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"Ragnar Kjartansson" (1976-) Icelandic Performance Artist's Exhibit at The Hirshhorn, the First U.S. Survey of His Work - Oct 14, 2016 - Jan 8, 2017


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Ragnar Kjartansson, (B. 1976, wiki page) is an Icelandic performance artist known for his endurance pieces.  To wit, the show will feature "Woman in E" a single sequin-clad woman strumming an E minor guitar chord.  A rotating group of 14 Washington, DC based musicians will perform as the woman during the length of the exhibit.  In another piece featured at this show, The End - Venezia, 2009, Ragnar painted fellow Icelandic artist Pall Hauker Bjornsson each day for 144 straight days during the 2009 Venice Biennale.  

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On 10/17/2016 at 0:04 PM, Tweaked said:

To wit, the show will feature "Woman in E" a single sequin-clad woman strumming an E minor guitar chord. 

Little does he know I have absolute pitch, and will be judging whether or not it's a true E-minor chord.


When are people going to realize that our entire Presidential election was nothing more than one, giant, Andy Kaufman-esque, piece of fuck-you performance art. <--- That was *not* a political statement; it was an attempt at humor.


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I found "Ragnar Kjartansson" to be an intriguing show, primarily because the pieces that flop, flop spectacularly and the pieces that are hits, hit spectacularly.  Some of the pieces are so conceptual that the idea is better than the finished product, others are very site specific and viewing video of the piece just doesn't work, while the pieces that are most successful manage to combine live performance and/or video in a way that can be appreciate in a gallery setting.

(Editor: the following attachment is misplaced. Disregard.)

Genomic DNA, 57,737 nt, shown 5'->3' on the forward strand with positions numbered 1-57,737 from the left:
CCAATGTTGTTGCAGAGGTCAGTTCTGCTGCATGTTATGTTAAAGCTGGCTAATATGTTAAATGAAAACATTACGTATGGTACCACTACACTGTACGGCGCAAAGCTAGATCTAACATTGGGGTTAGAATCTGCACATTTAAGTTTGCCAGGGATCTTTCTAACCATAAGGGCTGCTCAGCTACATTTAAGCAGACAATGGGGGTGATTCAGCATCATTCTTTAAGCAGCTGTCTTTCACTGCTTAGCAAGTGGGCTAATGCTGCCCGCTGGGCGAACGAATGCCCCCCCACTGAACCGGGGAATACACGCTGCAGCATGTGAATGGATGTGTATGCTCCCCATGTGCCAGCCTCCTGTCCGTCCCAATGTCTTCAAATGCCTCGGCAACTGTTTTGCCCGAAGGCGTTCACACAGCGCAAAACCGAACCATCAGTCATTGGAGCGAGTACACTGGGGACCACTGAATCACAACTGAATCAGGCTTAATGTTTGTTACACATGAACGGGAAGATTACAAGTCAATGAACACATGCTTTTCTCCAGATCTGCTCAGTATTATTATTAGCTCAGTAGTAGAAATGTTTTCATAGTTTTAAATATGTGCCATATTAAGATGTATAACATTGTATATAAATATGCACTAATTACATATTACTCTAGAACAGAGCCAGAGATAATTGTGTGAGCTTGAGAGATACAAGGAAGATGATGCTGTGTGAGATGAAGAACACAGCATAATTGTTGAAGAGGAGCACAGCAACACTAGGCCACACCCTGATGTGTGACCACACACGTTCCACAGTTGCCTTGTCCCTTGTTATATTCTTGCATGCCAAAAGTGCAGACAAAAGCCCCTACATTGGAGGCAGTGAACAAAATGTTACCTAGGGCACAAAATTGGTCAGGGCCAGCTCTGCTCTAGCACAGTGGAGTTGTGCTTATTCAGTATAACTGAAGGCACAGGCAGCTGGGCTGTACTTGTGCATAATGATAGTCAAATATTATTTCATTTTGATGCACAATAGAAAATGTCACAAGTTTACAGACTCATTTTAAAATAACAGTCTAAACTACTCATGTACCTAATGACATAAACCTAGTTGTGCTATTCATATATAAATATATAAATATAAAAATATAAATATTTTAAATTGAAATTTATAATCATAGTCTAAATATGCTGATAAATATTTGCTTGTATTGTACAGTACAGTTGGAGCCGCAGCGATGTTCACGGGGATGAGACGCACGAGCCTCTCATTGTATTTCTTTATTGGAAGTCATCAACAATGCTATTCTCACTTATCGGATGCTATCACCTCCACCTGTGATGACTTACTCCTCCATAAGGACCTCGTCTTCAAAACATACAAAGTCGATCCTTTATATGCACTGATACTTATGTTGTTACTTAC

The Blossoming Trees Performance, for me was a flop.  The wall text described how Ragnar assumed the role of a plein-air painter for a weekend, living and painting as they did in the Hudson Valley.  Conceptually an interesting idea, in practice the piece ended up being a handful of crappy paintings on the wall.  The experience of being a Hudson Valley plein-air painter did not translate. 

Another piece that could have been interesting was the SS Hangover, from the Venice Biennale 2013.  A boat filled with musicians playing classical music sails back and forth along a Venice canal.  Periodically the boat docks and a musician steps off the boat to be picked up later.  The musician on the dock plays along with the boat musicians as they sailed away.  Clearly a very site specific piece of performance art, however, a 3 hour video of the boat slowly punting around a Venice canal was not particularly interesting.  

The best piece by far is The Visitors .  The Hirshhorn set up nine large screens in a massive dark gallery space projecting video of nine musicians in separate rooms all playing the same song at the dilapidated Rokeby Farms in the Hudson Valley.  The video is 64 minutes long and shot in one take.  As the song builds and recedes, the musicians are alone but playing together, at times each musician has nothing to do before re-joining the song.  There is plenty of video of the The Visitors online, but none really capture the sense of melancholy, loneliness, and eventual joy of the project as being immersed in it in the gallery space.  It's really worth going just to see this one hauntingly beautiful piece.     

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